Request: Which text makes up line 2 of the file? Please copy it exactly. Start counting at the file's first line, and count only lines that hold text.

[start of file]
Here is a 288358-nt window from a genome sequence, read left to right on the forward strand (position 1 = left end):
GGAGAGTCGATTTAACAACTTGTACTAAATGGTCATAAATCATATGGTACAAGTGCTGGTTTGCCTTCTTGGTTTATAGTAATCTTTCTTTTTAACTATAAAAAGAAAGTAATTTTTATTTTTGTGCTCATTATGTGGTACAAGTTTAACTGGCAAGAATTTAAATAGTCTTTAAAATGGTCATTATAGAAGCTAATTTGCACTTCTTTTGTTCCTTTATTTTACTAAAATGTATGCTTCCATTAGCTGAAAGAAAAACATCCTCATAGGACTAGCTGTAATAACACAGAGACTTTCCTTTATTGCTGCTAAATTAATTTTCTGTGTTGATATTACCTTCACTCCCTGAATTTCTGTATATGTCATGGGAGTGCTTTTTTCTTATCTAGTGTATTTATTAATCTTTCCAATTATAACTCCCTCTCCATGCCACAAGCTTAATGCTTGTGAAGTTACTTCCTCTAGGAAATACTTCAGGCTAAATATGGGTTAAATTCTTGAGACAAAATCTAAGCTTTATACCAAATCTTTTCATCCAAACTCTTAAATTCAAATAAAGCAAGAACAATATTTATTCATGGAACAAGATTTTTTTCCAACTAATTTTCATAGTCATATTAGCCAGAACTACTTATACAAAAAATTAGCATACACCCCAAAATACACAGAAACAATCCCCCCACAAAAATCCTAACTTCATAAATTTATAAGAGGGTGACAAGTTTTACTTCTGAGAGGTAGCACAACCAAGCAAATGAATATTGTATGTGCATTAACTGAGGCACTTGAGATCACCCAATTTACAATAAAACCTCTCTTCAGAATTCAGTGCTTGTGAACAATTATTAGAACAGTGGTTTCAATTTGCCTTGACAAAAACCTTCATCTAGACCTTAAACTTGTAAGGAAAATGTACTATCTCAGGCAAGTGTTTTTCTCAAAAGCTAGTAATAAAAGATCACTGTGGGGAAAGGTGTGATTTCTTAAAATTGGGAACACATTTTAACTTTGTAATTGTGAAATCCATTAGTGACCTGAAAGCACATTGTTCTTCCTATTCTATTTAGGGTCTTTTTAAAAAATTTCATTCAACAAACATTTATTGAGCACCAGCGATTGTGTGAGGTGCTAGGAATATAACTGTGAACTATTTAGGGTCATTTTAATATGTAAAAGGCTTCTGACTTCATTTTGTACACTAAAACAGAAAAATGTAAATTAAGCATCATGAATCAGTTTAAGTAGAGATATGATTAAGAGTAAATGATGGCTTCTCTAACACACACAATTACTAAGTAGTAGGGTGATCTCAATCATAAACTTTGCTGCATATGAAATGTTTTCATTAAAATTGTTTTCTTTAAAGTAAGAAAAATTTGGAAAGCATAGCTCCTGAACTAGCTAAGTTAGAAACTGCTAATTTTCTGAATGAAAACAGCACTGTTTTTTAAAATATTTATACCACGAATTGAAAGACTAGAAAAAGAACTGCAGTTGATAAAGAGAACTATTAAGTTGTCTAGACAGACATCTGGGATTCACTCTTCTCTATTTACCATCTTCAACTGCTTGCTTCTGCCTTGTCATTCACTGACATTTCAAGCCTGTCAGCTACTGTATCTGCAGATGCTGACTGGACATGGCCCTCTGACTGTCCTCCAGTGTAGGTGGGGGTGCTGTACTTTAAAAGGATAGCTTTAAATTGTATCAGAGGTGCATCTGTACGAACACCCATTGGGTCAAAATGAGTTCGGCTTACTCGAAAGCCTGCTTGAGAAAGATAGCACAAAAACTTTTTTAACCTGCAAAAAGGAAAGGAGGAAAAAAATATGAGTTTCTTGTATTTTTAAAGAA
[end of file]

GGAGAGTCGATTTAACAACTTGTACTAAATGGTCATAAATCATATGGTACAAGTGCTGGTTTGCCTTCTTGGTTTATAGTAATCTTTCTTTTTAACTATAAAAAGAAAGTAATTTTTATTTTTGTGCTCATTATGTGGTACAAGTTTAACTGGCAAGAATTTAAATAGTCTTTAAAATGGTCATTATAGAAGCTAATTTGCACTTCTTTTGTTCCTTTATTTTACTAAAATGTATGCTTCCATTAGCTGAAAGAAAAACATCCTCATAGGACTAGCTGTAATAACACAGAGACTTTCCTTTATTGCTGCTAAATTAATTTTCTGTGTTGATATTACCTTCACTCCCTGAATTTCTGTATATGTCATGGGAGTGCTTTTTTCTTATCTAGTGTATTTATTAATCTTTCCAATTATAACTCCCTCTCCATGCCACAAGCTTAATGCTTGTGAAGTTACTTCCTCTAGGAAATACTTCAGGCTAAATATGGGTTAAATTCTTGAGACAAAATCTAAGCTTTATACCAAATCTTTTCATCCAAACTCTTAAATTCAAATAAAGCAAGAACAATATTTATTCATGGAACAAGATTTTTTTCCAACTAATTTTCATAGTCATATTAGCCAGAACTACTTATACAAAAAATTAGCATACACCCCAAAATACACAGAAACAATCCCCCCACAAAAATCCTAACTTCATAAATTTATAAGAGGGTGACAAGTTTTACTTCTGAGAGGTAGCACAACCAAGCAAATGAATATTGTATGTGCATTAACTGAGGCACTTGAGATCACCCAATTTACAATAAAACCTCTCTTCAGAATTCAGTGCTTGTGAACAATTATTAGAACAGTGGTTTCAATTTGCCTTGACAAAAACCTTCATCTAGACCTTAAACTTGTAAGGAAAATGTACTATCTCAGGCAAGTGTTTTTCTCAAAAGCTAGTAATAAAAGATCACTGTGGGGAAAGGTGTGATTTCTTAAAATTGGGAACACATTTTAACTTTGTAATTGTGAAATCCATTAGTGACCTGAAAGCACATTGTTCTTCCTATTCTATTTAGGGTCTTTTTAAAAAATTTCATTCAACAAACATTTATTGAGCACCAGCGATTGTGTGAGGTGCTAGGAATATAACTGTGAACTATTTAGGGTCATTTTAATATGTAAAAGGCTTCTGACTTCATTTTGTACACTAAAACAGAAAAATGTAAATTAAGCATCATGAATCAGTTTAAGTAGAGATATGATTAAGAGTAAATGATGGCTTCTCTAACACACACAATTACTAAGTAGTAGGGTGATCTCAATCATAAACTTTGCTGCATATGAAATGTTTTCATTAAAATTGTTTTCTTTAAAGTAAGAAAAATTTGGAAAGCATAGCTCCTGAACTAGCTAAGTTAGAAACTGCTAATTTTCTGAATGAAAACAGCACTGTTTTTTAAAATATTTATACCACGAATTGAAAGACTAGAAAAAGAACTGCAGTTGATAAAGAGAACTATTAAGTTGTCTAGACAGACATCTGGGATTCACTCTTCTCTATTTACCATCTTCAACTGCTTGCTTCTGCCTTGTCATTCACTGACATTTCAAGCCTGTCAGCTACTGTATCTGCAGATGCTGACTGGACATGGCCCTCTGACTGTCCTCCAGTGTAGGTGGGGGTGCTGTACTTTAAAAGGATAGCTTTAAATTGTATCAGAGGTGCATCTGTACGAACACCCATTGGGTCAAAATGAGTTCGGCTTACTCGAAAGCCTGCTTGAGAAAGATAGCACAAAAACTTTTTTAACCTGCAAAAAGGAAAGGAGGAAAAAAATATGAGTTTCTTGTATTTTTAAAGAA